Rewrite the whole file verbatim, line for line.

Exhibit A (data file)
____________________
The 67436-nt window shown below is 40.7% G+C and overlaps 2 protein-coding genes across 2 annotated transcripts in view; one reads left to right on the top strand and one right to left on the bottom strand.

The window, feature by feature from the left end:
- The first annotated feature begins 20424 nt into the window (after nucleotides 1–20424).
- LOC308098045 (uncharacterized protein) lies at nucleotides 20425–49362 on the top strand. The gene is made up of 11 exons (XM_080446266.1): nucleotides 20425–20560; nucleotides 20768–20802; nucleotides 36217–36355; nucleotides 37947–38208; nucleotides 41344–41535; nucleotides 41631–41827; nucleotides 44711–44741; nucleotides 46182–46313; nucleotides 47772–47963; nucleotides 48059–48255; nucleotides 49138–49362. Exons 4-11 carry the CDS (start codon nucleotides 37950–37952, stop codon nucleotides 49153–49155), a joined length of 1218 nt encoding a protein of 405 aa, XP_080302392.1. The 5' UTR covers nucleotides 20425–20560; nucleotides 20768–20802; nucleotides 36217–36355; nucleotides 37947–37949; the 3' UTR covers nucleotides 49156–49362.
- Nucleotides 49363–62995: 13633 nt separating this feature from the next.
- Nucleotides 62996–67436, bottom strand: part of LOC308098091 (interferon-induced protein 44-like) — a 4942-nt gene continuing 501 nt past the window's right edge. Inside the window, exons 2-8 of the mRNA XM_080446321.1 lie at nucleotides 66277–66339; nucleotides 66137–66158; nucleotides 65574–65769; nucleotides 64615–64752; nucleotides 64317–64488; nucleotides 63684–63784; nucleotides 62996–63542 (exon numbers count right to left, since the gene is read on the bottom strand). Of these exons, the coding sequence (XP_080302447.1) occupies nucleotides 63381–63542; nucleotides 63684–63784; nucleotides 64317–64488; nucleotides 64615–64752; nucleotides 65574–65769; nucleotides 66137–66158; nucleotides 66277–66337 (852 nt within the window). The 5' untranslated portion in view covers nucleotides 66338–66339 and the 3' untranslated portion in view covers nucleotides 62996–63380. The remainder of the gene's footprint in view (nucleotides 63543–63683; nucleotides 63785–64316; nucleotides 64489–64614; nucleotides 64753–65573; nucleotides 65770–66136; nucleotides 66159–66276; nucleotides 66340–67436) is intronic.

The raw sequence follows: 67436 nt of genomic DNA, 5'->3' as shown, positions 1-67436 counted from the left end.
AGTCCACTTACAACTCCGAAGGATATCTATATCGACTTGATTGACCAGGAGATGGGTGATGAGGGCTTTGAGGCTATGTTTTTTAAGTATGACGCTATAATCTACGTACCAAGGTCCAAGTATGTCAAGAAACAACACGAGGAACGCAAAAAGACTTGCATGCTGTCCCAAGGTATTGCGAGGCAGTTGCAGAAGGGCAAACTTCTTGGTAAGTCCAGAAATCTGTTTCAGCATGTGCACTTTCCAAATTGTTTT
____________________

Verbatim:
The 67436-nt window shown below is 40.7% G+C and overlaps 2 protein-coding genes across 2 annotated transcripts in view; one reads left to right on the top strand and one right to left on the bottom strand.

The window, feature by feature from the left end:
- The first annotated feature begins 20424 nt into the window (after nucleotides 1–20424).
- LOC308098045 (uncharacterized protein) lies at nucleotides 20425–49362 on the top strand. The gene is made up of 11 exons (XM_080446266.1): nucleotides 20425–20560; nucleotides 20768–20802; nucleotides 36217–36355; nucleotides 37947–38208; nucleotides 41344–41535; nucleotides 41631–41827; nucleotides 44711–44741; nucleotides 46182–46313; nucleotides 47772–47963; nucleotides 48059–48255; nucleotides 49138–49362. Exons 4-11 carry the CDS (start codon nucleotides 37950–37952, stop codon nucleotides 49153–49155), a joined length of 1218 nt encoding a protein of 405 aa, XP_080302392.1. The 5' UTR covers nucleotides 20425–20560; nucleotides 20768–20802; nucleotides 36217–36355; nucleotides 37947–37949; the 3' UTR covers nucleotides 49156–49362.
- Nucleotides 49363–62995: 13633 nt separating this feature from the next.
- Nucleotides 62996–67436, bottom strand: part of LOC308098091 (interferon-induced protein 44-like) — a 4942-nt gene continuing 501 nt past the window's right edge. Inside the window, exons 2-8 of the mRNA XM_080446321.1 lie at nucleotides 66277–66339; nucleotides 66137–66158; nucleotides 65574–65769; nucleotides 64615–64752; nucleotides 64317–64488; nucleotides 63684–63784; nucleotides 62996–63542 (exon numbers count right to left, since the gene is read on the bottom strand). Of these exons, the coding sequence (XP_080302447.1) occupies nucleotides 63381–63542; nucleotides 63684–63784; nucleotides 64317–64488; nucleotides 64615–64752; nucleotides 65574–65769; nucleotides 66137–66158; nucleotides 66277–66337 (852 nt within the window). The 5' untranslated portion in view covers nucleotides 66338–66339 and the 3' untranslated portion in view covers nucleotides 62996–63380. The remainder of the gene's footprint in view (nucleotides 63543–63683; nucleotides 63785–64316; nucleotides 64489–64614; nucleotides 64753–65573; nucleotides 65770–66136; nucleotides 66159–66276; nucleotides 66340–67436) is intronic.

The raw sequence follows: 67436 nt of genomic DNA, 5'->3' as shown, positions 1-67436 counted from the left end.
AGTCCACTTACAACTCCGAAGGATATCTATATCGACTTGATTGACCAGGAGATGGGTGATGAGGGCTTTGAGGCTATGTTTTTTAAGTATGACGCTATAATCTACGTACCAAGGTCCAAGTATGTCAAGAAACAACACGAGGAACGCAAAAAGACTTGCATGCTGTCCCAAGGTATTGCGAGGCAGTTGCAGAAGGGCAAACTTCTTGGTAAGTCCAGAAATCTGTTTCAGCATGTGCACTTTCCAAATTGTTTT